By Scott Cassel
Nearly four decades ago, I roamed the Quad with piles of psych and English texts tucked beneath my arms, before leaving school for a “gap year” with my dog, Jackson, to jam the road with Kerouacic enlightenment. The Grand Canyon, Great Sand Dunes National Monument, and Big Sur posed questions to me I could not answer. Organic food gave me answers to questions I did not yet have.
I returned to Penn a year later and threw myself into the Geologic depths of canyons, streams, and tectonic plates to figure out WHY. And then I was faced with WHAT I could do to protect these great lands. What was MY personal responsibility to ensure the beauty would be there for me and others?
My Environmental Studies deepened. I was confronted with the Three Mile Island Nuclear Meltdown, acid rain in the White Mountains, uranium tailings on Native lands – all of which I was unequipped to stop. So I did what I could. I collected the neighborhood’s newspapers on my porch and shuttled them to trailer trucks at the now defunct Ecology Food Coop in Powelton Village; drove the Penn Recycling truck to gather newspapers from metal bins; and sold barrels of smashed glass containers to scrap dealers in West Philadelphia to fuel recycling parties and truck gas. I was saving a few resources if not saving the world. And I fit all the environmentalist stereotypes.
The American landscape fueled my passion; Penn academics kept me sober.
Back then, the Wharton Business School towered over me on Locust Walk like a shadow at dusk – mysterious, powerful, and foreboding. The drive for PROFIT drove me away. I did not know that the skills needed to run a non-profit business were right under my nose.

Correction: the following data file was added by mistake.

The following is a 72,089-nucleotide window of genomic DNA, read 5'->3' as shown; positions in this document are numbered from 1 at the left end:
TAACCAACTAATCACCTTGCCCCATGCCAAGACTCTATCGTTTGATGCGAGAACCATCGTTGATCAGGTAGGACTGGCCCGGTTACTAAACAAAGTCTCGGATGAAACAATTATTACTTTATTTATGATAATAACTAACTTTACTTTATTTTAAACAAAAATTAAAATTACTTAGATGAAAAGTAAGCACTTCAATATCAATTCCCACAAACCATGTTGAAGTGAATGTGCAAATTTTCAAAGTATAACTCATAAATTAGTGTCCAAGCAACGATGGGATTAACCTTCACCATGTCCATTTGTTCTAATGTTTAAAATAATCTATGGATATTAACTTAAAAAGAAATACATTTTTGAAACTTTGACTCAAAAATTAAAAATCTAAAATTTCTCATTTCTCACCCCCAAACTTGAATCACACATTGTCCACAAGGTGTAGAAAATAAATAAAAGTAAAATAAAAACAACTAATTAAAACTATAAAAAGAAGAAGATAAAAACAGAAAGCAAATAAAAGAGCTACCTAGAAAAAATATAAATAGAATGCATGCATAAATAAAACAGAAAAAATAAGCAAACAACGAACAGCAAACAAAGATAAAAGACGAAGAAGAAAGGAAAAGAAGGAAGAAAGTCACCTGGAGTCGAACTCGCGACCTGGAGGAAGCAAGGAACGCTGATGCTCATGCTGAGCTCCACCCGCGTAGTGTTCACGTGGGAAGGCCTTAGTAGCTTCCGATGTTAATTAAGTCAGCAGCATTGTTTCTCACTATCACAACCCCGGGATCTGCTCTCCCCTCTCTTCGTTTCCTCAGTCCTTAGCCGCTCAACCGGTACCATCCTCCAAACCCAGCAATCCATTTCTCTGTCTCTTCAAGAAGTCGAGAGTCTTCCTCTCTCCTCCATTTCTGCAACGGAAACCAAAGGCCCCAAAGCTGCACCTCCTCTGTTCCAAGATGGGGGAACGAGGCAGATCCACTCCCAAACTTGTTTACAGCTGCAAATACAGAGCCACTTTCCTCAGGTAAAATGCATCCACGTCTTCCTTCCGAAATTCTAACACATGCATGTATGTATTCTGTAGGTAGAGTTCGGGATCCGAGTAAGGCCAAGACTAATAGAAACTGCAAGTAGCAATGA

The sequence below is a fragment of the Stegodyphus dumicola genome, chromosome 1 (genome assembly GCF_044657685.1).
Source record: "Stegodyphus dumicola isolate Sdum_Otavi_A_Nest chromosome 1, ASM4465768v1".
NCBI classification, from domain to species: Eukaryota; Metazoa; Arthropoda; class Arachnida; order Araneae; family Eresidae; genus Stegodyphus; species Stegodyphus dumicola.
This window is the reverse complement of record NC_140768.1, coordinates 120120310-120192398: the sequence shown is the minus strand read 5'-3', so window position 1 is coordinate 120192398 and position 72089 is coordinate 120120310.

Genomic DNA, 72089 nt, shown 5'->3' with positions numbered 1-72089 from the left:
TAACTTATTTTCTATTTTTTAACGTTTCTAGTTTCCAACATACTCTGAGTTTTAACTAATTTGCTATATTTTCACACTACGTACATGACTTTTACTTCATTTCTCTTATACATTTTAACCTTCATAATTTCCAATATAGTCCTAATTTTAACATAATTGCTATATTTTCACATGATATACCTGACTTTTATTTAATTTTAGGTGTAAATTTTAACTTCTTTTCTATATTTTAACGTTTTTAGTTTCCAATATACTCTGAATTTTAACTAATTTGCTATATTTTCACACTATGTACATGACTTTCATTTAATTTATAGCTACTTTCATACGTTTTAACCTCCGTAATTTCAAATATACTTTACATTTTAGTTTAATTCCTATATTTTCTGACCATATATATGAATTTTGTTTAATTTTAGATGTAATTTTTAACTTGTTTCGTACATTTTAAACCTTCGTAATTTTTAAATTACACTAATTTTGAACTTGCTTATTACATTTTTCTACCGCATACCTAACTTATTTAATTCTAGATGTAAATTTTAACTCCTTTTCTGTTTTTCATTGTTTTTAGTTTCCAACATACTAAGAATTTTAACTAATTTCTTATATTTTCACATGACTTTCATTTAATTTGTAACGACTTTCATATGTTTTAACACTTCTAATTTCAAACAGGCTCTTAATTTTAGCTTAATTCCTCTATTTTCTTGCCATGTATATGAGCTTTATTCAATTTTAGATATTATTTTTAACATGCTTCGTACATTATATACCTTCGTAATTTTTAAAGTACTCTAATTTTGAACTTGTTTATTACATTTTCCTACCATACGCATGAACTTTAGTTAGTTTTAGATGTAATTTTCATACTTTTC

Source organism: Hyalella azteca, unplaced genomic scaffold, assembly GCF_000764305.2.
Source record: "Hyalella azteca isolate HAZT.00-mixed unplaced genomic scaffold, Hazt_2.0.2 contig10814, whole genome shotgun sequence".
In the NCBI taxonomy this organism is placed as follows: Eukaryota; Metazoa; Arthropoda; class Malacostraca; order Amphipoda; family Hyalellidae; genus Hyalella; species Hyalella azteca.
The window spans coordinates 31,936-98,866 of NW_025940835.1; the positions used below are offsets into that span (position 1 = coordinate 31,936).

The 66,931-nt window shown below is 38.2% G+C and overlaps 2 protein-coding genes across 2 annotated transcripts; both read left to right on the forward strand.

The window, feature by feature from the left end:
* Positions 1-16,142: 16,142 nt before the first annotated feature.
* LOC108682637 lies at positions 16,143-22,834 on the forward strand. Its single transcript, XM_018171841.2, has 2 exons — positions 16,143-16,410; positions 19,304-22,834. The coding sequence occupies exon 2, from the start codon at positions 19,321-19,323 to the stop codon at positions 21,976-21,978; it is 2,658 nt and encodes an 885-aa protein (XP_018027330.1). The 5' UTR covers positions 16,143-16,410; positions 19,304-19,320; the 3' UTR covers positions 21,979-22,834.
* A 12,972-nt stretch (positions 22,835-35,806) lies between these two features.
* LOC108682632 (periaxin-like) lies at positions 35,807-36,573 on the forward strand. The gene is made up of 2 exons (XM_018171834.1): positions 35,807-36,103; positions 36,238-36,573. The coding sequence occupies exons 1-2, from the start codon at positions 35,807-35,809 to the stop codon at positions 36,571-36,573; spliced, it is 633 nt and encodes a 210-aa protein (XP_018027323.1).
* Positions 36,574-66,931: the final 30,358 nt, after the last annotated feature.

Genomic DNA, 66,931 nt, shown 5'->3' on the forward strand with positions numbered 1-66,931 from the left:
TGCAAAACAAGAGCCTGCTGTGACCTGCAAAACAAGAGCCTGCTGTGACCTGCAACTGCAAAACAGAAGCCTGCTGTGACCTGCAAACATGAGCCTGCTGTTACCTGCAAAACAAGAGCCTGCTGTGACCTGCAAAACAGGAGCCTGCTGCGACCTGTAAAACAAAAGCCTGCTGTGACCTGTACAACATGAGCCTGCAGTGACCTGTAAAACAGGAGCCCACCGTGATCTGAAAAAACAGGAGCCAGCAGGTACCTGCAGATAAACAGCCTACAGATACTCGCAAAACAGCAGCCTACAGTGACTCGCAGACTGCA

I am coming back now – and things have certainly changed. The old tensions between business and environmental interests have dissipated because there are no sides in a system that calls for (and could collapse without) cooperation. Wharton Genius can transform materials into all sorts of creative and useful stuff. But since stuff is depleting Earth’s raw materials, we need to cycle the stuff and keep it in commerce as part of a Circular Economy. What goes around comes around – from Recycling, Cradle to Cradle, and Zero Waste to the Circular Economy. Material to Product to Material to Product. Harnessing the value of the material economy. We have learned that we are better off walking in a cul-de-sac than down a one-way street.
But who is responsible for making these changes toward this circular economy? Who is responsible for wastes from mining? Emissions from burning coal, gas, and oil? Landfills filled with stuff? Pharmaceuticals in waterways? Old mattresses and tires in vacant lots? Toxics in our products?
Are these market failures? Or is this just the way the free market has been allowed to operate? We know that the free market is not free. But who is paying for the externalities that result from making and selling all the stuff? Is cleaning up a mess a voluntary effort? Or is this what we expect Government to do? And do companies pursue Corporate Social Responsibility only when it has marketing benefits that allow them to sell more stuff?
There are many questions to answer.
How do we create systems that balance regulation with the need to create a corporate consciousness that protects while it profits? How can we reorient our production and consumption patterns toward sustainability and reduce the level of material depletion? How do we create a new playing field so that product manufacturers design for recycling during product conception? And how do we link the benefits of sustainable development to the profit priorities that keep businesses running, producing, and solving problems?
The systems of production and consumption are piecemeal. We need to gather these pieces to develop an economic loop that creates value from waste all along the way, so that the loop keeps cycling over and over to unleash innovation and tap new ideas of which we can now only dream.
Join Scott Cassel, CEO and Founder of the Product Stewardship Institute, for a discussion about how Penn (and later MIT) equipped him to start an organization that engages consumer product companies to take responsibility for reducing the health and environmental impacts of the products they make and sell.